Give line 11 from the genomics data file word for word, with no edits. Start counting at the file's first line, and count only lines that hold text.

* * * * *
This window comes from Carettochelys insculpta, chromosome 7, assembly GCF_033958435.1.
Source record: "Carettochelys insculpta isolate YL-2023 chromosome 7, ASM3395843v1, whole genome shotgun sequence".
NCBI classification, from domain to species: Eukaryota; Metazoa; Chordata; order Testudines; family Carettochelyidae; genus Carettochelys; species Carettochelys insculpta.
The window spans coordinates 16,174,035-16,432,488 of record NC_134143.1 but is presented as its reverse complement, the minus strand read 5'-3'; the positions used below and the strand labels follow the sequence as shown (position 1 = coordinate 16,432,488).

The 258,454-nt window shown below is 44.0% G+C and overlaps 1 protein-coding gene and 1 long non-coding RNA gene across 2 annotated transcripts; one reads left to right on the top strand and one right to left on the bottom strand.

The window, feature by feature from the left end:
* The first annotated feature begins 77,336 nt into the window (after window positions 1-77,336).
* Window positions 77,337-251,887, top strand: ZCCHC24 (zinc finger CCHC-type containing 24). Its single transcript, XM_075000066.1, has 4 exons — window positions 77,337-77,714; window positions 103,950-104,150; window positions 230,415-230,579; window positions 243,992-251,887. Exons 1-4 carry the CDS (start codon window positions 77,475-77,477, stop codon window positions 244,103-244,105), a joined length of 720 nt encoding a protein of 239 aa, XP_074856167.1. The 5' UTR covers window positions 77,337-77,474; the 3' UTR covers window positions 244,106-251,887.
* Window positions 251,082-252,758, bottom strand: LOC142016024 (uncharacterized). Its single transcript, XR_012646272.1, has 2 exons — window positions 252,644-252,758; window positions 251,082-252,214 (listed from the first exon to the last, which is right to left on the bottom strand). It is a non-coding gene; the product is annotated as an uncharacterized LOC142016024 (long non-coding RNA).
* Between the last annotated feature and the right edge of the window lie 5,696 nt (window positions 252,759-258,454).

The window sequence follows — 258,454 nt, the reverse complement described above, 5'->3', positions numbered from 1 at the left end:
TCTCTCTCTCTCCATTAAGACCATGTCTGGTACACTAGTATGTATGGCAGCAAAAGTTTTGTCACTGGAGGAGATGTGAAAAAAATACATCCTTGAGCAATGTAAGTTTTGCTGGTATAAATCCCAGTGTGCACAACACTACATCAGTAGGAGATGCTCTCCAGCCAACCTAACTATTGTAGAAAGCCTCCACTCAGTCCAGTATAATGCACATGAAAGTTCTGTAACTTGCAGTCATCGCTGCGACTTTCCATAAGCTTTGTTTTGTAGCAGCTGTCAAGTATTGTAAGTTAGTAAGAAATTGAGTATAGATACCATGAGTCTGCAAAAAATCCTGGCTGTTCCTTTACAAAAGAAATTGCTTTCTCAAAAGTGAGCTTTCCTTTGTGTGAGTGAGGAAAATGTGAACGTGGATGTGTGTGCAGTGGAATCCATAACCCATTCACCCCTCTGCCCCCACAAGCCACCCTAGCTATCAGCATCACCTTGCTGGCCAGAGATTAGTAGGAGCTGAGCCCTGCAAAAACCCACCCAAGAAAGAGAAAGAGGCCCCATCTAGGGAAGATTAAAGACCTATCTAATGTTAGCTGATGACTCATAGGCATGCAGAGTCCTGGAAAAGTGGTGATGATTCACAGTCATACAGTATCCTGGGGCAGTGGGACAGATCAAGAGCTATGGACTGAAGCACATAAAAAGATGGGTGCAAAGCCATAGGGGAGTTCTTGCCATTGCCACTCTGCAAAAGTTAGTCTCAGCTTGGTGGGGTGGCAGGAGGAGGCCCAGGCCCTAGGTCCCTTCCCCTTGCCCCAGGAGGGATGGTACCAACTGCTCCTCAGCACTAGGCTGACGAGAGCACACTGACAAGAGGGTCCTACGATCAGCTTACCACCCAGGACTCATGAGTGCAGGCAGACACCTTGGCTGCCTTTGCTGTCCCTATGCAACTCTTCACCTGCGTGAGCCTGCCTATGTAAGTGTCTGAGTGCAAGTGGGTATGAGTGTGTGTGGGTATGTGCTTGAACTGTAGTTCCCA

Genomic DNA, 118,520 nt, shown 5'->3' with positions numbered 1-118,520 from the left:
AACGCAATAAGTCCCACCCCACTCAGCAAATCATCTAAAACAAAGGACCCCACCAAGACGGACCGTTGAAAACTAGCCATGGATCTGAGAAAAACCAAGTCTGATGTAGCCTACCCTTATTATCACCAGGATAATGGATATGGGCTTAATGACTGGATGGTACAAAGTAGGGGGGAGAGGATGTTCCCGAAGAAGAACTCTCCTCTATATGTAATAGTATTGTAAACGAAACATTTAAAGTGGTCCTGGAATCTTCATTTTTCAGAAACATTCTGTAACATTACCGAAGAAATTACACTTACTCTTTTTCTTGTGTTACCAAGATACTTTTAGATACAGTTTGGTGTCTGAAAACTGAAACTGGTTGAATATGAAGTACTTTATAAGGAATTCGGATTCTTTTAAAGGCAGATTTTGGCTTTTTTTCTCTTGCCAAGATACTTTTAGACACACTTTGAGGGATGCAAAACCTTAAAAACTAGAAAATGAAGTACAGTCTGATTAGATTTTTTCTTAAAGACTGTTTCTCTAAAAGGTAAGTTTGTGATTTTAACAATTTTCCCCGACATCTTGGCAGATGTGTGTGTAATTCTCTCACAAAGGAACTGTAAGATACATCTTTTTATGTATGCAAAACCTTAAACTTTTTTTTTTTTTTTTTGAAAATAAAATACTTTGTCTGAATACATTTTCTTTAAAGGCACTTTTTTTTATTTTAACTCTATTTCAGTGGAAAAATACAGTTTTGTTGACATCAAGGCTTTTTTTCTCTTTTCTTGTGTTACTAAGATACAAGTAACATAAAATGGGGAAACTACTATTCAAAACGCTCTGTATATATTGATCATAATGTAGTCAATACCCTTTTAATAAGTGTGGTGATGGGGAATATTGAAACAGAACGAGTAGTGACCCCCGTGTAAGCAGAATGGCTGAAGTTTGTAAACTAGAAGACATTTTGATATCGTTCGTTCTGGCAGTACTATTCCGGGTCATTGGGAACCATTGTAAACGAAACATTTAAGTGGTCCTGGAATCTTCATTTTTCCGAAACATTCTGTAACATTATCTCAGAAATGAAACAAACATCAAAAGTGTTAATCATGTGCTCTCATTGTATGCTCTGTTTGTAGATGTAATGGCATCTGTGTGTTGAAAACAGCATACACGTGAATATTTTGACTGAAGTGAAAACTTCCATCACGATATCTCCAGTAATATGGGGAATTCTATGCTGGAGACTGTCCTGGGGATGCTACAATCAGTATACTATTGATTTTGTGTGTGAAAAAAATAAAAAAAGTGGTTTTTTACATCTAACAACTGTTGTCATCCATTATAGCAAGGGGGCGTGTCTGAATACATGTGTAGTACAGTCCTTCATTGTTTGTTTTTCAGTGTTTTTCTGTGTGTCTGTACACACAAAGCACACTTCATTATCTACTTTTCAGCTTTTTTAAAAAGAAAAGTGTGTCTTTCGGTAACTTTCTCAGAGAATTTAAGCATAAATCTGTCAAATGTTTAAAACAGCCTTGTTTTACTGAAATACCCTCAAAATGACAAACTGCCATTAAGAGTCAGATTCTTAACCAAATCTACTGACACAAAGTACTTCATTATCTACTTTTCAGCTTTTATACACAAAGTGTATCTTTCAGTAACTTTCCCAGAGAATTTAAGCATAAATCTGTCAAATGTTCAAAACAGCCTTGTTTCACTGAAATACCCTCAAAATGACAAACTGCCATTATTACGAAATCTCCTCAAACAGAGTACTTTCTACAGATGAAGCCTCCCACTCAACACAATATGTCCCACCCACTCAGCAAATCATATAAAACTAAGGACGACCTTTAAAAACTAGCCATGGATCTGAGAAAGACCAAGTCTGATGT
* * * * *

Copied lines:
The window sequence follows — 258,454 nt, the reverse complement described above, 5'->3', positions numbered from 1 at the left end: